Tully – Revisited

Neither are we impressed by the so-called floodgates argument advanced by the respondent. We consider this to be an irrelevant factor to our considerations.

― His Honour Judge D Morris

 

IODPA membership continues to grow. Membership is open to all former officers who are in receipt of an injury pension. We also are very happy to include serving officers who are at any stage of retirement because of ill health through injury.

Injury on duty pensioners and serving officers are turning to IODPA for one reason only – they need support and advice to deal with ongoing attacks on their pension rights.

It is a sad fact that some forces have shifted their money-saving focus in respect of pensions. They now try to deny ill or injured serving officers their pension rights. We hear of officers who are signed off sick, then reduced to half pay, or even no pay. The intention is, we fear, to pressure them into resigning. Which means they do not qualify for an enhanced ordinary pension. We hear of lengthy and essentially pointless processes designed to force ill officers back to work – with ‘reasonable adjustments’ made to working conditions which turn out to be completely unreasonable and in many cases actually further damage the individual’s health.

We can perhaps highlight some of these abuses in future blogs, but for now we want to look back to 2006 and at the appeal case brought by Phillip Tully, a former North Wales Police officer.

This case is important for it illustrates two aspects which remain relevant today.

Firstly, it exposes the lengths some forces go to in the ironic and self-defeating costly pursuit of saving pensions money. Secondly, it reveals the misplaced and utterly inappropriate attitude towards their duties and responsibilities of, in this case, the North Wales police pension scheme managers. Those attitudes remain entrenched in some other forces to this day.

Mr Tully served from 1991 to 2001. He ceased to serve due to physical disability. However, for reasons which the appeal case does not make clear North Wales Police did not offer to assess him for a deferred pension, or Mr Tully did not apply for one.

On 19th March 2005 Mr Tully applied for early payment of pension on grounds of permanent disability. A deferred pension is payable under regulation B5 of the Police Pensions Regulations 1987.

North Wales Police received the letter on the 14th March.

As is so often the situation, North Wales then proceeded very slowly. Mr Tully was required to see two doctors appointed by the force, and some eleven months after his application the pension authority indicated he qualified for a deferred pension.

However, the pension authority decided that it would become payable not from the date of Mr Tully’s retirement in 2001, nor from the date of his application for a deferred pension in 2005, but from the 16th February 2006, when a Dr Entwistle decided Mr Tully was permanently disabled from performing the ordinary duties of a police officer.

We need not go into the detail of the legal arguments advanced by North Wales, as it is sufficient to say the court found no merit in them. Mr Tully won his appeal.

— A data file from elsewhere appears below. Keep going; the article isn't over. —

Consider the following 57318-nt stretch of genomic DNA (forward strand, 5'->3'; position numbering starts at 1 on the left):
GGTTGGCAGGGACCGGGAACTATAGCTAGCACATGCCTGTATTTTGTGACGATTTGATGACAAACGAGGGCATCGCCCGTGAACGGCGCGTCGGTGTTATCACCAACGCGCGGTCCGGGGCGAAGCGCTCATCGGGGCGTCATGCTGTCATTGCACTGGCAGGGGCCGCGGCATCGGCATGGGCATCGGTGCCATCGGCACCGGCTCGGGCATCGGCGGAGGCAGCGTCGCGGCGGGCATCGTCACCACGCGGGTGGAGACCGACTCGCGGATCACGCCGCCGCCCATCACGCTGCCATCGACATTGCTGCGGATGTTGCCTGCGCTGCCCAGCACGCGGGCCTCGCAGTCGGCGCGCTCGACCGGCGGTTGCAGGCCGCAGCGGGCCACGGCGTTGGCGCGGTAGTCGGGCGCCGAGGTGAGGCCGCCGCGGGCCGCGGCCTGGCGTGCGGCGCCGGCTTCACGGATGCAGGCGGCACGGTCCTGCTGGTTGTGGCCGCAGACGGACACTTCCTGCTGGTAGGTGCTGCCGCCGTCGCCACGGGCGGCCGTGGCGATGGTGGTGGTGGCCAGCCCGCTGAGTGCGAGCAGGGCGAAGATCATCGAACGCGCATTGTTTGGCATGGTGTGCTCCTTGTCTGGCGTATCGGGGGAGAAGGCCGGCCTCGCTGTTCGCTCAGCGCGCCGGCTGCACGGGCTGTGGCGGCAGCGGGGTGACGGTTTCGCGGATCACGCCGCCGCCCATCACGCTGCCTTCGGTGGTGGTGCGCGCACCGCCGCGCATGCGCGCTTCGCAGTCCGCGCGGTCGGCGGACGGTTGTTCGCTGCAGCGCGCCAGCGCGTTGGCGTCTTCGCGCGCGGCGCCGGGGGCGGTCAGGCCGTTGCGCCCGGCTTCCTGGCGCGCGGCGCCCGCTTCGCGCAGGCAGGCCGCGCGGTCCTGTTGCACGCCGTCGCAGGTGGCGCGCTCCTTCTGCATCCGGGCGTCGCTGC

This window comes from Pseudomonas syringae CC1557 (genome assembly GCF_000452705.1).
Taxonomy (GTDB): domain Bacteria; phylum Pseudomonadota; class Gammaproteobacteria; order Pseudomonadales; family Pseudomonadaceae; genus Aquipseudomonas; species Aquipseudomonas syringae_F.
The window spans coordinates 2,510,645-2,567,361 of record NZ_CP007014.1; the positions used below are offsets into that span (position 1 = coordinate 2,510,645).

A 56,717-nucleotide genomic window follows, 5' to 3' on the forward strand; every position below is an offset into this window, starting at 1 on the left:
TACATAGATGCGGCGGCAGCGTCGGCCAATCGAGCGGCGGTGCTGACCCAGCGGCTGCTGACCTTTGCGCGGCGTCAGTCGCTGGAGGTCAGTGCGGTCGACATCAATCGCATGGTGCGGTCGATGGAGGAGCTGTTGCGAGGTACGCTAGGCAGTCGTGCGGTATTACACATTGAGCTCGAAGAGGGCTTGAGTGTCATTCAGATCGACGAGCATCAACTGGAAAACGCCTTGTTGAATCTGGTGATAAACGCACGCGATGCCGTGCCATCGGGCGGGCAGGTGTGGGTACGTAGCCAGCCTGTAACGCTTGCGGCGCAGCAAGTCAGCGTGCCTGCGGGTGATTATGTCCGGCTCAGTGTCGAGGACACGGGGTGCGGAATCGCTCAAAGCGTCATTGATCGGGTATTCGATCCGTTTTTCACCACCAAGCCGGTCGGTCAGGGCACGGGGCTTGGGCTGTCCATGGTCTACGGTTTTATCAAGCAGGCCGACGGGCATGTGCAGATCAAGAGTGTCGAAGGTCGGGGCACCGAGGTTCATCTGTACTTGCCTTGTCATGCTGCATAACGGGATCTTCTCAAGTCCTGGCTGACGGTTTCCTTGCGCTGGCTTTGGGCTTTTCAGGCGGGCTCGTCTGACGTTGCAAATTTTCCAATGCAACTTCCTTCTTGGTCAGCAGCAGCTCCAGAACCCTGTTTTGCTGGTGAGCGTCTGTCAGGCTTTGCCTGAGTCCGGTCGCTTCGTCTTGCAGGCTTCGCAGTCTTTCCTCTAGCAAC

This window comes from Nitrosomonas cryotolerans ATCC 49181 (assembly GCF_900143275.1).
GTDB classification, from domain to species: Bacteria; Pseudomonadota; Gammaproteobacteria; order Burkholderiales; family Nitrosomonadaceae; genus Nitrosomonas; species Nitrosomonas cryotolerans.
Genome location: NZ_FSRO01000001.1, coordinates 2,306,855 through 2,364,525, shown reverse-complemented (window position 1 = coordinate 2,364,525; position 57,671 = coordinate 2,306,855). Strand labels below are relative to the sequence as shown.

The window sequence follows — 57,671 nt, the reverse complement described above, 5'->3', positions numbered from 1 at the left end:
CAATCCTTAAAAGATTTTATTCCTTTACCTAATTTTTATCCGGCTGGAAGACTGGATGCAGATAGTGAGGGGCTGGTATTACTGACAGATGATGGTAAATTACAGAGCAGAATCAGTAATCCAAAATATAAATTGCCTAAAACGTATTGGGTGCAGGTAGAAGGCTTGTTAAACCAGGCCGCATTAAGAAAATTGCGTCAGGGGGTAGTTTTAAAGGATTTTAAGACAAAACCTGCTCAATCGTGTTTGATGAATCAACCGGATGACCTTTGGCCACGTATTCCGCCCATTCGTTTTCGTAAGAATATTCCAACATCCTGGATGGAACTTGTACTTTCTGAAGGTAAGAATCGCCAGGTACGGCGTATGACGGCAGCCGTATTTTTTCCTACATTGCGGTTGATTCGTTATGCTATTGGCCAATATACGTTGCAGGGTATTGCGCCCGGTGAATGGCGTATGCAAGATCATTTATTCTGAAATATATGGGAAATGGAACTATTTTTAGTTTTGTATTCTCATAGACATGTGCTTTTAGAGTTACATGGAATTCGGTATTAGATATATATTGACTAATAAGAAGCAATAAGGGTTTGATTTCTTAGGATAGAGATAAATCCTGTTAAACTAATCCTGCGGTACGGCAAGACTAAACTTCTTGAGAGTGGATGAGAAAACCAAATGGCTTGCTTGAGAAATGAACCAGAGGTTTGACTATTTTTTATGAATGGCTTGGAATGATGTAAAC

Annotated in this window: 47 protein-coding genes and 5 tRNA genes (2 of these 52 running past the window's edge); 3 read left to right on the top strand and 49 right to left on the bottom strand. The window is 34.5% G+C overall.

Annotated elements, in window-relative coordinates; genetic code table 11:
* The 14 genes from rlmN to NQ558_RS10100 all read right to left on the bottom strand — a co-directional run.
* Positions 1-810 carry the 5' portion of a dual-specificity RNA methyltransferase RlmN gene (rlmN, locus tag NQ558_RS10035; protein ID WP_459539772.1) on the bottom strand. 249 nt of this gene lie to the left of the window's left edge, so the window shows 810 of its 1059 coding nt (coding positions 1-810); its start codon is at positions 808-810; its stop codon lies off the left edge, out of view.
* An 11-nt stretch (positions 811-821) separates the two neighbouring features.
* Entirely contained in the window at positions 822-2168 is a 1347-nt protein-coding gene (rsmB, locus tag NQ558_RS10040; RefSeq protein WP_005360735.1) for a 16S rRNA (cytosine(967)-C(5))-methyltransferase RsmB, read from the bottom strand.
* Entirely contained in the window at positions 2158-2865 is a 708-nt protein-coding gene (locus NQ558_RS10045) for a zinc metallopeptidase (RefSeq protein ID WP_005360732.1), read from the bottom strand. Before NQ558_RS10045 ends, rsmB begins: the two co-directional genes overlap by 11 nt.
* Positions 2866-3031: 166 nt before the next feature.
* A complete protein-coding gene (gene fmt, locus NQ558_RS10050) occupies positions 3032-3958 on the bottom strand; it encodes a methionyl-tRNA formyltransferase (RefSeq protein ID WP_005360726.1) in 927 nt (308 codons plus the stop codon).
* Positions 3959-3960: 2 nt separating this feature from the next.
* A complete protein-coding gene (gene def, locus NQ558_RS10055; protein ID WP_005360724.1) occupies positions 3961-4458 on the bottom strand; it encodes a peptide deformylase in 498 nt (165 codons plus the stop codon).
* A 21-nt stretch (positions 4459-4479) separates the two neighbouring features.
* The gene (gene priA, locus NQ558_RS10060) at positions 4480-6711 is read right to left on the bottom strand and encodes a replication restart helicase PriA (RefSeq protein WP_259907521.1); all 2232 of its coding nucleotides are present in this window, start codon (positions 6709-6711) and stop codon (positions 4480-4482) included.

The court decided,

First, we are satisfied that Parliament intended that, generally speaking, pension entitlements under these regulations should be payable from the date of an officer’s retirement unless or until that was limited or excluded by operation of an express provision to that effect elsewhere in the same regulations.

Here is a copy of the court ruling –

R v Tully. 2006

 

Mr Tully won his appeal. The Court decided his deferred pension should be paid from the 1st October 2001, the date of his retirement.

The first lesson from this case then is that former officers, and those about to retire due to disabling ill health or injury need to seek professional advice so as to be fully made aware of their pension rights and entitlements. It is never wise to rely on a police force having sufficiently well qualified and knowledgeable staff who will always ‘do the right thing’ and act within the Regulations. Even with the best of intentions, HR and Occupational Health staff make far too many mistakes.

The second lesson concerns the darkness which lays behind some decisions made by pension scheme managers. It seems that North Wales Police thought it appropriate to try to convince the court that Mr Tully’s appeal should be rejected because a successful appeal would bring forth a flood of other former officers who had been paid their pensions from an incorrect start date.

We have at the head of this blog quoted the Court’s response to this distasteful argument.

IODPA’s response is to remind police pension authorities they have a duty to administer the pension regulations in a way which is compatible with the intentions of Parliament. The various pension entitlements were put in place in recognition that police work can be dangerous, and wearing. The  Metropolitan Police introduced the very first pension scheme in 1829.  Benefits were provided on disablement for London officers “worn out by length of service”.

Not much has changed in that respect. Officers earn their pensions and it is not for misguided scheme managers to frustrate the intentions of Parliament by devising endless variations of ways to deny them their pension rights.

Tully – Revisited